I’ve decided to test some of the research that’s been done on the 10,000 steps a day walking program. (Plus it’s the Season of Eating so I could stand to burn a few extra calories.) Some of the things I want to find out are:
- How hard is it to walk 10,000 steps in one day?
- Will wearing a pedometer motivate me to move more?
- On an ‘average’ day how many steps do I walk without going above and beyond.
Why 10,000 steps?
Ten Thousand seems to be the magic number that fitness organizations like the American Council on Exercise and the U.S. Surgeon General have settled on to be adequate to maintain heart health, reduce the risk of diabetes, increase muscle mass while lowering body fat and blood pressure.
A study conducted by the American Council on Exercise found that people in desk jobs typically walk, on average, between 1,800 and 4,700 steps a day. To get the number of steps up near the ten thousand goal, daily walks need to added to the schedule along with some minor lifestyle modifications.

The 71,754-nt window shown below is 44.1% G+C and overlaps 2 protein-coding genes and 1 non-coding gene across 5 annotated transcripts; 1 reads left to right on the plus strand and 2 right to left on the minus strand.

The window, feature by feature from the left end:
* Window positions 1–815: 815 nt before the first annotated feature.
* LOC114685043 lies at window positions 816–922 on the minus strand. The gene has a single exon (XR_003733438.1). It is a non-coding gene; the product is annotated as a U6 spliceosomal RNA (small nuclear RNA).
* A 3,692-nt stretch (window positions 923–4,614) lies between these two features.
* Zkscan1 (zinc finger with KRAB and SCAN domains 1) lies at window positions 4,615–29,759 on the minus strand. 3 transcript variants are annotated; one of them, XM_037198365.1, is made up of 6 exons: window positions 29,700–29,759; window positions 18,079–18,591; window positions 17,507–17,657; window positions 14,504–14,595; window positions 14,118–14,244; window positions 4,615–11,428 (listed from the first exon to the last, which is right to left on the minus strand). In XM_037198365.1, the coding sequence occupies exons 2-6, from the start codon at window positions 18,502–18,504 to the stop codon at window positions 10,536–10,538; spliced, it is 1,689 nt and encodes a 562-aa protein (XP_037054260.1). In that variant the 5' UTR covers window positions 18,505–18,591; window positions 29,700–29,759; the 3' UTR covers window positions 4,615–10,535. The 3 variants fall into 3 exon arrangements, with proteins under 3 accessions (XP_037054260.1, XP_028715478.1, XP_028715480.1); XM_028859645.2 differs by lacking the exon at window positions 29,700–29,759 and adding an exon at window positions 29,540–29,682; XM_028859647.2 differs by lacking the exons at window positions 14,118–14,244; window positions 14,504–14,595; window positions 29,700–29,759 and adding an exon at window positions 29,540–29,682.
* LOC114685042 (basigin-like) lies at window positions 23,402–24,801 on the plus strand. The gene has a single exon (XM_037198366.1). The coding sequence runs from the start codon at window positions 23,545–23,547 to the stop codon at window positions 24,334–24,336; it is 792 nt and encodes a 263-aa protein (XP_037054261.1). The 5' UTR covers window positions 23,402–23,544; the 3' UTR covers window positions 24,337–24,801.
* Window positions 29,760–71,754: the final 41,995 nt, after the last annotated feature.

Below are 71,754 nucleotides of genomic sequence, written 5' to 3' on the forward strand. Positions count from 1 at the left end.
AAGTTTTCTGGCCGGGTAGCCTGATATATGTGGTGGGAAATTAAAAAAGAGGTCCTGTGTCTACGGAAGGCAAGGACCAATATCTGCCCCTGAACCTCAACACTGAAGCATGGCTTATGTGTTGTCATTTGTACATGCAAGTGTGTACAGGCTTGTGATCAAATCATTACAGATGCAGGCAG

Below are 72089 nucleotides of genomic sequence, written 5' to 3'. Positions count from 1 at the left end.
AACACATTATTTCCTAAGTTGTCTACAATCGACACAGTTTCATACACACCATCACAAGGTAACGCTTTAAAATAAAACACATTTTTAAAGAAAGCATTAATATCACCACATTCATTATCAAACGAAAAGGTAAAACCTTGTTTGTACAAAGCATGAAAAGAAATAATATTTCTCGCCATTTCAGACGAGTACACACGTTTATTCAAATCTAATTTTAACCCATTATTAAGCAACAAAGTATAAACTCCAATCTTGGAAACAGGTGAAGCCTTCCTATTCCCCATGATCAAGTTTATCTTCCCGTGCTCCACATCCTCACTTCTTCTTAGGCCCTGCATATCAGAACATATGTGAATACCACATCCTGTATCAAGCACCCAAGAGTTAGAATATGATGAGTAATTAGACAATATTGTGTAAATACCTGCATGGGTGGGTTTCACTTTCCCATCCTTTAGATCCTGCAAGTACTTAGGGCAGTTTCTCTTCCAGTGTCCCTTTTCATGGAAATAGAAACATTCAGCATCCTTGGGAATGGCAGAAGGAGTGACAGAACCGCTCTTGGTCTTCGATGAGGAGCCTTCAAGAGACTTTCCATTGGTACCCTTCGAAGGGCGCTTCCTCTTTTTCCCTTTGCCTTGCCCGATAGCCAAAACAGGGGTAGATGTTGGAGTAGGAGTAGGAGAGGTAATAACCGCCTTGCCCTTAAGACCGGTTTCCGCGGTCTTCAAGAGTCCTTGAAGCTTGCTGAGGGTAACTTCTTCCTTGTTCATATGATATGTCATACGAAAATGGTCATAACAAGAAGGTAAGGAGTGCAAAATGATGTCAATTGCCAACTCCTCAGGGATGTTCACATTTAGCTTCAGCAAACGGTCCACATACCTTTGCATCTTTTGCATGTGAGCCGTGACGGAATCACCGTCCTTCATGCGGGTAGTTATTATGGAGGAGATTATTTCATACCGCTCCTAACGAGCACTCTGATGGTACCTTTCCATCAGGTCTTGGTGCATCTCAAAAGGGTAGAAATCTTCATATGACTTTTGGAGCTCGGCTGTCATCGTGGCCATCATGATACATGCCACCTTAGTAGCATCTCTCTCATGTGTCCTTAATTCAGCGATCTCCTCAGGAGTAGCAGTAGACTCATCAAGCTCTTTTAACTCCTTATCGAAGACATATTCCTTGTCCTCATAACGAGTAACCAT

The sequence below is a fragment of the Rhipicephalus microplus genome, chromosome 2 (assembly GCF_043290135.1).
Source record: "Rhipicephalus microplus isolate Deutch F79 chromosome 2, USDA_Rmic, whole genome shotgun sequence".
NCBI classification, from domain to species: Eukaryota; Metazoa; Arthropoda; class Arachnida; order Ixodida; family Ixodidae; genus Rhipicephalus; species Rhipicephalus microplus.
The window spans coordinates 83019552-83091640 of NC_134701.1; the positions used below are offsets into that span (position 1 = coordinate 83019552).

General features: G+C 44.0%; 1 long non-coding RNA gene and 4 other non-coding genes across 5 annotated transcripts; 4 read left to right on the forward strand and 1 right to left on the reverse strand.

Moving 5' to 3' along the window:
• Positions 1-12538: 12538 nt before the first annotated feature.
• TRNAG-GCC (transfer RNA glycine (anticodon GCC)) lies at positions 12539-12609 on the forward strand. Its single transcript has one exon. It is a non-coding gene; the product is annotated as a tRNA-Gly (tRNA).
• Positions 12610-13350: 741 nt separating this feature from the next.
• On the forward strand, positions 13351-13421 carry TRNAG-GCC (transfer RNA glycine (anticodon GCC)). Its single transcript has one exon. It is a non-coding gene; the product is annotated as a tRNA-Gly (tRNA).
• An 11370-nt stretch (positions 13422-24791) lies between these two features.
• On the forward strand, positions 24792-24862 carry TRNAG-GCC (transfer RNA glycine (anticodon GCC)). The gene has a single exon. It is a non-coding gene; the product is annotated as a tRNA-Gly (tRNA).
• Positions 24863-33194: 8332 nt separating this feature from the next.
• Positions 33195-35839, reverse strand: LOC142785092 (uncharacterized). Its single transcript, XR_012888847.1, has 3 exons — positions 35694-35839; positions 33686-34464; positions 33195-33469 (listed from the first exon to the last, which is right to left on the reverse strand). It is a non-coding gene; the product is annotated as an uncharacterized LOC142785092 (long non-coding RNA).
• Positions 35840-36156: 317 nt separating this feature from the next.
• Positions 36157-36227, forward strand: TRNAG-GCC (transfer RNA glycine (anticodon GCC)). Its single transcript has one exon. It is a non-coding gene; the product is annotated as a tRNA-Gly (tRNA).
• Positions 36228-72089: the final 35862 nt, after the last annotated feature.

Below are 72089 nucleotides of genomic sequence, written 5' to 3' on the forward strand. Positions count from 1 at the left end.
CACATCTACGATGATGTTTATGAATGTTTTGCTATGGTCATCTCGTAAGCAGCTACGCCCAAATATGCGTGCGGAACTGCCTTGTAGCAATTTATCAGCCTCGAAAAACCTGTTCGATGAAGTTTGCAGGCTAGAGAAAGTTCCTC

Pedometers Motivate People To Move More
Studies have also found that wearing a pedometer motivates people to walk more, and significantly increases physical activity in general. People who wear pedometers actually take about 20% more steps than those who don’t. The use of a pedometer is linked to decreases in BMI and blood pressure. Plus wearing the pedometer will help you establish where you are now in your daily steps and set some realistic goals to increase or maintain that number.
10,000 Steps Starts Now
Let’s get started. I’ll be posting daily updates on my success with the program here. Don’t forget to put your pedometer on when you get up. I’m hoping you’ll track your journey with me.